Sometimes the low end or highs that you’re not capturing (or that you have too much of) are a result of poor mic placement, using the wrong mic, EQ settings on the instrument or amp, or the angle of the mic in relation to the instrument. Adjusting any one (or more) of these elements can make a big difference without having to touch the EQ. Especially if you’re trying to capture more high end. Pushing the high end on an EQ can bring unwanted noise into the track and the mix. Too much high end could actually be preferable, because you can pull that back with EQ and quiet the track down considerably.
9. Target your frequency
When you’re recording and mixing, you’re really working on a puzzle. You don’t want to have lots of overlapping frequencies. If you’re cutting percussion, for instance, and you don’t need anything below 80 Hz, you can use a high pass filter and allow the highs to pass through while cutting off the low frequencies. Now you’re focusing that instrument into the frequency range you want it to occupy in the mix. Maybe the air conditioner that’s blowing air in your direction is producing low frequency rattle, or the artist who’s tapping her foot or moving around in the studio is producing low frequency energy that doesn’t need to be recorded. Filtering out the frequencies that don’t need to be there is going to help keep the mix articulate and clean.
The same goes for high frequencies. If you’re recording bass guitar and you don’t need all the top end, take some off the top with a low pass filter
10. Get it hot, hot, hot
Always try to get the hottest signal you can to tape, because if you don’t, you’re actually missing out on some of the sound from the source. Get the level as hot as you can without going over. Some A/D converters, like Apogee’s, have a feature called a soft limit, which works really well for this.
Let’s say you have a really dynamic part, a section of the song where the vocalist is hitting it a little too hard. You’ve got a couple of options, you can anticipate the trouble spot and pull the gain down on the preamp a little bit, or you can use soft limiting. It’s kind of like compression but it just limits the output of the digital signal.
11. Gain staging
According to the Alesis website, gain staging is when you “figure out the dynamic range of your source (singer, snare drum, turntable, sampler, etc.), and then maximize that source’s gain level without distorting or clipping. From there, you can mix the levels of different sources using the faders or volume knobs on each channel. This way, you get the lowest-noise performance and the highest level of flexibility in your mixer or recording system.”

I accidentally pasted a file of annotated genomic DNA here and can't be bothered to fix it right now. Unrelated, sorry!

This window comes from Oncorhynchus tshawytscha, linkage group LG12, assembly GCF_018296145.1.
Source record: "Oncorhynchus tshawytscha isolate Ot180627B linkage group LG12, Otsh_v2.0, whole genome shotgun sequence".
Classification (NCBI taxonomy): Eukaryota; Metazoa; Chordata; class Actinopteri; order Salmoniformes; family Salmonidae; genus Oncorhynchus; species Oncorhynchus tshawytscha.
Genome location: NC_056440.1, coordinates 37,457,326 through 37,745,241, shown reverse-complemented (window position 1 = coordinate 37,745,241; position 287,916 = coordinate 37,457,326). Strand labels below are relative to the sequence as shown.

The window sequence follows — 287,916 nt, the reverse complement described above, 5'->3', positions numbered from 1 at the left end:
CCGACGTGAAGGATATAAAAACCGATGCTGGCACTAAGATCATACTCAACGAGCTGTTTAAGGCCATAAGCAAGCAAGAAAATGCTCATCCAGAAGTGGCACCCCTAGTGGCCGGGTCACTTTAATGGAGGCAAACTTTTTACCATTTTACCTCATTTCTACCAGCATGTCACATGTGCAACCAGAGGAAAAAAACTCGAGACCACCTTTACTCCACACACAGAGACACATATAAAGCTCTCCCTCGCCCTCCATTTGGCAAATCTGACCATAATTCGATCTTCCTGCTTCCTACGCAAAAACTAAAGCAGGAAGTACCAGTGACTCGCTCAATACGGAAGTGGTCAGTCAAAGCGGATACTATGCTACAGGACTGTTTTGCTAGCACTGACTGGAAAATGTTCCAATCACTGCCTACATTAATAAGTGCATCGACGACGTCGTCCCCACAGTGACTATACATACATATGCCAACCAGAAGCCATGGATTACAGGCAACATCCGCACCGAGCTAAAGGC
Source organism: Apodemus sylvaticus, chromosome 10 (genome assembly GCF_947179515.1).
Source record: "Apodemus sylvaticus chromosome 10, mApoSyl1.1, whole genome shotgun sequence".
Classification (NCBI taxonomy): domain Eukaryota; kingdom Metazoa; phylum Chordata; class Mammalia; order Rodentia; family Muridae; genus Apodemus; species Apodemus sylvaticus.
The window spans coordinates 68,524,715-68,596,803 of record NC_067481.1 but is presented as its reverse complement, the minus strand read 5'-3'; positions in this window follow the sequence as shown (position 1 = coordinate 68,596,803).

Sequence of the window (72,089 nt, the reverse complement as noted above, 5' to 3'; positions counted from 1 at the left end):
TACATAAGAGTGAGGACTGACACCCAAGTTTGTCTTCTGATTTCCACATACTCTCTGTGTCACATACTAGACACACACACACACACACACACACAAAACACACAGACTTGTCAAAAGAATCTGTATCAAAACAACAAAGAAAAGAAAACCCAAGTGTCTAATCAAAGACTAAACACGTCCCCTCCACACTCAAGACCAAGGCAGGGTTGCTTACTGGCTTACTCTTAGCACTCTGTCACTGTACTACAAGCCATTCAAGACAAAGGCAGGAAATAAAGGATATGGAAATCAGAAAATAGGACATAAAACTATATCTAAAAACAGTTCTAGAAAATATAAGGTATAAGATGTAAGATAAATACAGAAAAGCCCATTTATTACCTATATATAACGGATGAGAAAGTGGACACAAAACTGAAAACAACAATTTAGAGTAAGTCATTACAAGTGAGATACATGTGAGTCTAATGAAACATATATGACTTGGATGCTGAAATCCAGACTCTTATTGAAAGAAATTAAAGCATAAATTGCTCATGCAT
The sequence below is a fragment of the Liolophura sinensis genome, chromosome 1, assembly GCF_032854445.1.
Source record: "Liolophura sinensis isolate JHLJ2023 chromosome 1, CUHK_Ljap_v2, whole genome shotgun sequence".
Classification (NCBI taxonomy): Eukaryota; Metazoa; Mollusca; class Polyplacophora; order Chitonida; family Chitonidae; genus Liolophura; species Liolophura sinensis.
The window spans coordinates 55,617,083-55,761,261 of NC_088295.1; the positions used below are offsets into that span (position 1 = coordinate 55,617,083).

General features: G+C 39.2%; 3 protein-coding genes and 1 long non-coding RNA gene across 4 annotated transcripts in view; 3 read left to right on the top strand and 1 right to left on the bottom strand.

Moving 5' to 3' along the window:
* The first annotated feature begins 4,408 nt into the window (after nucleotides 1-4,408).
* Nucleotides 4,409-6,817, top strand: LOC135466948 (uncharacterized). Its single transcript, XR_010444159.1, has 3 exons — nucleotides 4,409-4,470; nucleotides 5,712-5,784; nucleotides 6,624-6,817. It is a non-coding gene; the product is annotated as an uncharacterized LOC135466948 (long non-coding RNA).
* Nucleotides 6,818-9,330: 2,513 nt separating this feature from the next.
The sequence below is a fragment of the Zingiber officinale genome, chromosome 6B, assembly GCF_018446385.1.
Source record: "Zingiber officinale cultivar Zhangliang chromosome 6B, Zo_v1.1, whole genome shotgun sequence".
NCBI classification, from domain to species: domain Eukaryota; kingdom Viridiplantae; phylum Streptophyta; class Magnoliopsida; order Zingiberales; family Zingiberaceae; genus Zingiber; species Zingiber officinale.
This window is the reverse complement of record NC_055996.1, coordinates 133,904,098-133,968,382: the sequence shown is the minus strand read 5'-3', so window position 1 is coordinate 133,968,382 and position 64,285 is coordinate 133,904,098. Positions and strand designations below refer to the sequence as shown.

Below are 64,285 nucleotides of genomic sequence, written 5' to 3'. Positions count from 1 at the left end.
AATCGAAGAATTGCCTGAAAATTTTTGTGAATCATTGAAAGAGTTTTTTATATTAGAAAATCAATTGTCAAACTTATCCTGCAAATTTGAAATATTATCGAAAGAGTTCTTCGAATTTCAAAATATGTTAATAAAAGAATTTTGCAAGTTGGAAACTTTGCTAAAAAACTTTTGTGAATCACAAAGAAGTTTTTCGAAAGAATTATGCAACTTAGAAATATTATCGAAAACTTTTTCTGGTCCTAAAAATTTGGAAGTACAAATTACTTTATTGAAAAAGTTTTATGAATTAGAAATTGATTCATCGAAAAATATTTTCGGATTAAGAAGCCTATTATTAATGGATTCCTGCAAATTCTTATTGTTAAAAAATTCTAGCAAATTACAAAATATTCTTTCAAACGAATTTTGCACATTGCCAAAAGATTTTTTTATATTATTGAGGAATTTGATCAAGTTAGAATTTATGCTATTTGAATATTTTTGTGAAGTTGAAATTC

Gain staging is another way to get different tones from the same source. Here’s one example: Take a microphone, something with a little versatility – a 10 db pad and a bunch of pickup patterns – and then experiment. If you’re cutting jazz or something orchestral, and you want something clean and natural sounding, you won’t need to use a pad on the mic, and you might have the gain on the mic pre at 12 o’clock. For a different tone, try pushing the preamp. Use the pad and crank the gain on the preamp. Now it’s as if the preamp is waiting for the sound, ready to suck it in like a vacuum, and that recorded tone is vastly different than if you aren’t taxing the preamp.
One thing that sets pro engineers apart is they know how to hit their gear. They know they can get different tones by having the gain in different places. Doing this probably means you’ll need to move the performer, amp, or mic around to different places and adjust mic angles, which is where the experimentation comes into play…
12. Play with mic placement and angles
As we’ve mentioned in previous recording posts, mic placement and mic angles go a long way toward capturing different tones from the same source. For example, to help record a very sibilant vocal performer, try angling the mic up toward a 45º angle and you might find a lot of that popping and hissing goes away.
13. Angle your amp
Raising an amp off the ground or angling it so the face of the amp is at 45 degrees can have dramatic effects, depending on the room and the amp. If you’re angling the amp, essentially you’re decoupling the amp from the floor. The floor may be wood, and it may have a resonant cavity below it that’s sucking away your low end, or adding more low end because it’s vibrating. By pulling the amp off the floor, you’re decoupling it. Even if you’re angling it, only part of the amp is touching the floor, so you’re basically removing the floor from the equation in terms of the tone you’re getting.
Also, if you have an amp perpendicular to the floor, all the energy is going forward, and low to the ground. Let’s say you’ve got an 8′ ceiling. You’ve got many more options if the amp is kicked up at a 45º angle. Now you can put a mic up in the corner to get a little more of the room. If you’re going for a really tight sound, you might just want to leave it on the floor. Remember, in a studio they’re going to have a dead floor. They’ll have that under control so you wont have these pockets of resonance under the floor. Chances are, your home studio won’t be as predictable.
Jon Marc Weiss is an accomplished recording engineer, studio designer, and musician with over 20 years’ experience. Jon recently opened Kiva Productions right outside of Philadelphia in Hollywood, PA to develop local and national acts.
Image courtesy of Shutterstock.